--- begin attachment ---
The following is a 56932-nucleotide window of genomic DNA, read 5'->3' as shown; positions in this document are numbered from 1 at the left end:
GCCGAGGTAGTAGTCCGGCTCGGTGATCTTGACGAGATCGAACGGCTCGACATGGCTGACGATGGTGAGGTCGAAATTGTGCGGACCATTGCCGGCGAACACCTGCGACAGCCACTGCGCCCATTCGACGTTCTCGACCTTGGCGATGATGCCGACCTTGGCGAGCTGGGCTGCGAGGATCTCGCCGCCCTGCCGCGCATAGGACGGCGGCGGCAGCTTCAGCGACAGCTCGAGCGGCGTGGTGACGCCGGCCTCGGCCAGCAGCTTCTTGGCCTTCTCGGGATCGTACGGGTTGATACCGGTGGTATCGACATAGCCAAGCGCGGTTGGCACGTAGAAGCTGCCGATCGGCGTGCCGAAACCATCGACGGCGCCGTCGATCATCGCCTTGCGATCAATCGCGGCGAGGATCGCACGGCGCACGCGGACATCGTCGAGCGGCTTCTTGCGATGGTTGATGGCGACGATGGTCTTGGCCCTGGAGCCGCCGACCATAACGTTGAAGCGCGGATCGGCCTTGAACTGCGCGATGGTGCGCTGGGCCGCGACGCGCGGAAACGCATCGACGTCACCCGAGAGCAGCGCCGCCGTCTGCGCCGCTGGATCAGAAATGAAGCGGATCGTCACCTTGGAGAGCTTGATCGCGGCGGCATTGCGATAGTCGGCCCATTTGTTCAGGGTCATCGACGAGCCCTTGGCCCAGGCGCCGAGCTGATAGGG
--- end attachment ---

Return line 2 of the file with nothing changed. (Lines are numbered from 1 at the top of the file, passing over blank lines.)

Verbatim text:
GCCGAGGTAGTAGTCCGGCTCGGTGATCTTGACGAGATCGAACGGCTCGACATGGCTGACGATGGTGAGGTCGAAATTGTGCGGACCATTGCCGGCGAACACCTGCGACAGCCACTGCGCCCATTCGACGTTCTCGACCTTGGCGATGATGCCGACCTTGGCGAGCTGGGCTGCGAGGATCTCGCCGCCCTGCCGCGCATAGGACGGCGGCGGCAGCTTCAGCGACAGCTCGAGCGGCGTGGTGACGCCGGCCTCGGCCAGCAGCTTCTTGGCCTTCTCGGGATCGTACGGGTTGATACCGGTGGTATCGACATAGCCAAGCGCGGTTGGCACGTAGAAGCTGCCGATCGGCGTGCCGAAACCATCGACGGCGCCGTCGATCATCGCCTTGCGATCAATCGCGGCGAGGATCGCACGGCGCACGCGGACATCGTCGAGCGGCTTCTTGCGATGGTTGATGGCGACGATGGTCTTGGCCCTGGAGCCGCCGACCATAACGTTGAAGCGCGGATCGGCCTTGAACTGCGCGATGGTGCGCTGGGCCGCGACGCGCGGAAACGCATCGACGTCACCCGAGAGCAGCGCCGCCGTCTGCGCCGCTGGATCAGAAATGAAGCGGATCGTCACCTTGGAGAGCTTGATCGCGGCGGCATTGCGATAGTCGGCCCATTTGTTCAGGGTCATCGACGAGCCCTTGGCCCAGGCGCCGAGCTGATAGGG